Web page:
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Richards

Legend
I've been lucky enough to be gaming with pretty much the same group of players for the past 17 years - although a few people have changed over the years, it's always just been members of two families: my own and that of a co-worker. The only ones to have dropped out of my three 3.5 campaigns thus far (the first one lasted 9 years, the second one 5 years, and I'm 3 years into the current one) are the sons of my co-worker, but that's only because they grew up and went to college. (And they were 8 and 2 when we first started; the 8-year-old was one of our initial players and his little brother joined in once he turned 8 as well.) But we've also added my nephew once he got old enough.

Johnathan
 


When forming a lasting RPG group, I have found the big key is being hard and harsh. So many players talk about the game...and then just don't show up. It is crazy how common it is. For weeks a player will be all excited for the game. But then come game night they are "busy". And worse, they are "busy" each game night until forever. Yet, this person will endlessly talk have they "want" to game. And yet every single game night, right before the game starts they will call...again....saying they can't make the game. Again.

I've found it best to just remove people from the game and move on. You miss a game, and your kicked out. Simple, but it works. Amazingly there are people who can show up every week on time. Those are the players I want.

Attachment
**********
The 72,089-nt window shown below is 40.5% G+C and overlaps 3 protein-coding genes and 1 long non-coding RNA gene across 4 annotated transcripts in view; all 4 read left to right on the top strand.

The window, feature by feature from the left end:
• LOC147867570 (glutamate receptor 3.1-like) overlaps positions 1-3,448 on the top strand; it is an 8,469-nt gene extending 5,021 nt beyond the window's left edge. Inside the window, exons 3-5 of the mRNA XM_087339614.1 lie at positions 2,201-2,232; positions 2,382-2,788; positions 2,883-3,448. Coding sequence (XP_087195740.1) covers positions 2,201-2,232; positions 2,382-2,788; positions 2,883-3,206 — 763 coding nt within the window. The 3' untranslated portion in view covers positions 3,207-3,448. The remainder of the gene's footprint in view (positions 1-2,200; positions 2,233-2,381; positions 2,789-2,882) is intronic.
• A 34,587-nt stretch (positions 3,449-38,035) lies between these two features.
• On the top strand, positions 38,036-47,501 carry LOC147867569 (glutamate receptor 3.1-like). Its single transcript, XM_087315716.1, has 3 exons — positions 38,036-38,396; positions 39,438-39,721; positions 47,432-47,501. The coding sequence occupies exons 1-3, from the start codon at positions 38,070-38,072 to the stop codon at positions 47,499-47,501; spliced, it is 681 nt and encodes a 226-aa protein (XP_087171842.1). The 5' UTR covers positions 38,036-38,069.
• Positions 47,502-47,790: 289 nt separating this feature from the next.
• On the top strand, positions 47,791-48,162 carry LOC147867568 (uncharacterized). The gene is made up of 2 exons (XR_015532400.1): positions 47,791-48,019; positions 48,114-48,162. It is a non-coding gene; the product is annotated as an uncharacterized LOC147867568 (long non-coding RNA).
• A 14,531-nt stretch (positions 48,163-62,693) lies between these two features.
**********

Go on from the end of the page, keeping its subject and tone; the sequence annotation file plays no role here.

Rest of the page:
A big part of my house rules are hard fun and harsh like: the three second rule. When your character gets to act, you have three seconds to say your action. So if a player even does a "ummmm" for a couple seconds, I will just have there character stand confused for the round. And any confused player that wants to waste 10, 20, 30 or more minutes looking up rules and making decisions will be sent home.

It takes a lot of work, time and a thick skin......but in the end I get 3-6 groups of good players. And it's just a beyond great thing when the plan all comes together. Five players that show up to game every week. Five players that know the rules at least "above average". Five players with notes, cards and sheets. Five characters where I can go through a 'round' in a few minutes: I ask for their round action, and less then a second or two they state their action and we resolve it in the next couple seconds.

The other big part is making players from scratch. People that have never gamed before, and bringing them into the hobby. I've done this for hundreds of people. When I could not find players, I made players.

The last part is being a general fixer, and helping out people with all sorts of problems in their lives. A big one of years gone by was to provide 'kid care'. Like have all the kids of he players come over and all watch a movie.

Anything to make the game happen....
 

talien

Community Supporter
When forming a lasting RPG group, I have found the big key is being hard and harsh. So many players talk about the game...and then just don't show up. It is crazy how common it is. For weeks a player will be all excited for the game. But then come game night they are "busy". And worse, they are "busy" each game night until forever. Yet, this person will endlessly talk have they "want" to game. And yet every single game night, right before the game starts they will call...again....saying they can't make the game. Again.
That's how it was with my games in high school. You just need a very large pool of potential gamers to work with, and then you essentially conduct "try-outs" until you get compatible players.

It gets harder when your social circles shrink, often as a result of getting older, moving away from friends, etc.
 

Yaarel

He Mage
Playing in person is better than playing online. If a person relocates, it can be difficult to find or build a new group.